How Danny Boyle Immersed The Cast Of Sunshine Into Its World

If Danny Boyle stopped making movies after "Trainspotting," he would have already earned his spot as one of the most influential British directors of all time. Since then, he has developed a reputation as something of a national treasure, winning an Oscar for "Slumdog Millionaire" and overseeing the quirky opening ceremony of the 2012 Olympics in London.

But is he any good? That's something I'm still not sure about. Far too often he favors flash over substance and his stylistic choices are such a mixed bag. At best, his hyperkinetic flourishes serve the material really well. The rapid-fire editing and nightmarish fantasy sequences in his landmark "Trainspotting" put us right inside the skittish psyche of a bunch of Edinburgh junkies, while the special effects and visions of saints employed in "Millions" effectively evoked the rich make-believe world of its child protagonists. At his worst, Boyle's attention-grabbing techniques can overpower a story, as we saw in his poorly received step into Hollywood filmmaking, "A Life Less Ordinary." 

While Boyle is one of the most successful British directors of the past 30 years, "Trainspotting" is still his only truly great movie to date. "Sunshine," his creepy underrated sci-fi thriller about a team of scientists sent on a mission to reignite our star, comes tantalizingly close to greatness, but the director's worst tendencies scupper the carefully controlled atmosphere with a silly slasher twist and a visually nonsensical conclusion. It comes as a bit of a letdown, especially after Boyle put in so much hard work getting his cast in the right frame of mind in the first place.

So what happens in Sunshine again?

"Sunshine" is set in a not-too-distant future where our sun is dying out, threatening mankind's existence on Earth. As a last resort, a small crew is sent on a rescue mission on the Icarus II, piloting a massive bomb towards our star in the hope of kickstarting it again. As the ship's name suggests it isn't the first mission of its kind: Icarus I mysteriously vanished several years earlier.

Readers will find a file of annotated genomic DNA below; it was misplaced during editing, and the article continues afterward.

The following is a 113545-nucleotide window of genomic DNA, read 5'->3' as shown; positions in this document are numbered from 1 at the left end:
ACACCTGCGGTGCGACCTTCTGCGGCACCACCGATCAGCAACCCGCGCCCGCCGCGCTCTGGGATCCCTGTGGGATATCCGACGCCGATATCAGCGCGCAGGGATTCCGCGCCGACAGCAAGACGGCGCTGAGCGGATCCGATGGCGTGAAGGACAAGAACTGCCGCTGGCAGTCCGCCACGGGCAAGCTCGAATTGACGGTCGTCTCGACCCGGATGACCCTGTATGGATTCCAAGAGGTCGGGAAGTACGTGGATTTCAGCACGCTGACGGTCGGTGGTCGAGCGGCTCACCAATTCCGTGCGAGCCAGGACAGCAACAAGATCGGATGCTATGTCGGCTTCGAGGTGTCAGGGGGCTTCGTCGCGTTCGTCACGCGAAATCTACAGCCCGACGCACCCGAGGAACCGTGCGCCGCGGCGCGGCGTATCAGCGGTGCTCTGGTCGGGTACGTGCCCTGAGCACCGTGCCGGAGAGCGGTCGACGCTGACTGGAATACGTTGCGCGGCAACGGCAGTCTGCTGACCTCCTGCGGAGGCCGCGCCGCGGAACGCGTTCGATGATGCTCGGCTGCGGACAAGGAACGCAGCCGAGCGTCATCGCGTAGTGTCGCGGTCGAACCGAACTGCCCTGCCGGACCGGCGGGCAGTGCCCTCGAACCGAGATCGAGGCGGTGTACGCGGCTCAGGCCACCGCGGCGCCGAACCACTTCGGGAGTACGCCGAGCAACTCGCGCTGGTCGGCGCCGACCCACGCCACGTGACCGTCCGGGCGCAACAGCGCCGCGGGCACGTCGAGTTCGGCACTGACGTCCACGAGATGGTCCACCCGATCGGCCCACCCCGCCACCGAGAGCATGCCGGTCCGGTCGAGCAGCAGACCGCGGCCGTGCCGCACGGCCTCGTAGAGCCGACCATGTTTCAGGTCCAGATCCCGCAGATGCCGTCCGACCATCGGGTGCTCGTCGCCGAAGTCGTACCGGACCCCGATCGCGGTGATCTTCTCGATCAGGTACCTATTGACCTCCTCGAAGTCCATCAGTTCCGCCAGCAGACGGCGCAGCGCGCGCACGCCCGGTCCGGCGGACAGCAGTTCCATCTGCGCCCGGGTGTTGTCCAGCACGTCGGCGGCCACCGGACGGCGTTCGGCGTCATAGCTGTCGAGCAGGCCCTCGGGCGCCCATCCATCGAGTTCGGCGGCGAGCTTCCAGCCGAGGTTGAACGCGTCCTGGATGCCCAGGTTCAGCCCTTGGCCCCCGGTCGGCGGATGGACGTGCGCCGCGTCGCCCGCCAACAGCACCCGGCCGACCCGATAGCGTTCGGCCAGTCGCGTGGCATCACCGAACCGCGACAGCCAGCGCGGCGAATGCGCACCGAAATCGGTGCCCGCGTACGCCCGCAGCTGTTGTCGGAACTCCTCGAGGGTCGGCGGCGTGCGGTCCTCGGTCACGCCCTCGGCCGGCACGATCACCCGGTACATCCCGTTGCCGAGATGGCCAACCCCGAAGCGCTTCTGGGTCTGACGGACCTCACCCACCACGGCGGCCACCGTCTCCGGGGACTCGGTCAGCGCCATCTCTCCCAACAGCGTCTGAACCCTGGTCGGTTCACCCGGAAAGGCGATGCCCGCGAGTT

The team initially seem like a tight-knit, level-headed bunch. Among them is Robert Capa (Cillian Murphy), the melancholic physicist in charge of the bomb and the only member of the crew who fully understands its vast capabilities; James Mace (Chris Evans), a straight-talking and uncompromising engineer willing to make tough decisions to get the mission over the line; Corazon (Michelle Yeoh), the craft's benevolent botanist tasked with managing the onboard garden that provides vital oxygen; Kaneda (Hiroyuki Sanada), the ship's courageous captain; and Searle (Cliff Curtis), the doctor who becomes hooked on exposure to the sun's beautiful yet deadly rays.

Screenwriter Alex Garland gives us a very relatable bunch of protagonists before steadily piling on a series of disasters that puts the mission in grave peril and decimates the crew, before pulling out an eerie twist. The Icarus II picks up a signal from its predecessor. Our crew now faces a difficult choice: Do they divert from their course, potentially putting their mission at risk, or carry on regardless?

Does Sunshine still hold up?

"Sunshine" excels in its quieter moments, building a believable dynamic between the crew and using small details to create an atmosphere of creeping unease. These guys feel like they are genuinely very far away from Earth and the slightest error could not only spell doom for them and the ship, but for mankind as a whole. The design of the Icarus II is fantastic, and subtle sound effects give a palpable sense of the vast deadly void of outer space just outside its hull.

The decision to include the Icarus I diversion initially seems like a good idea, adding a painful dilemma to the narrative while also upping the spookiness of the story. It is already unnerving enough to see how the sun's rays have such a powerful effect on certain individuals, but the notion that the previous mission's crew fell foul of its hypnotic influence adds a feeling of inevitability to the subsequent horror.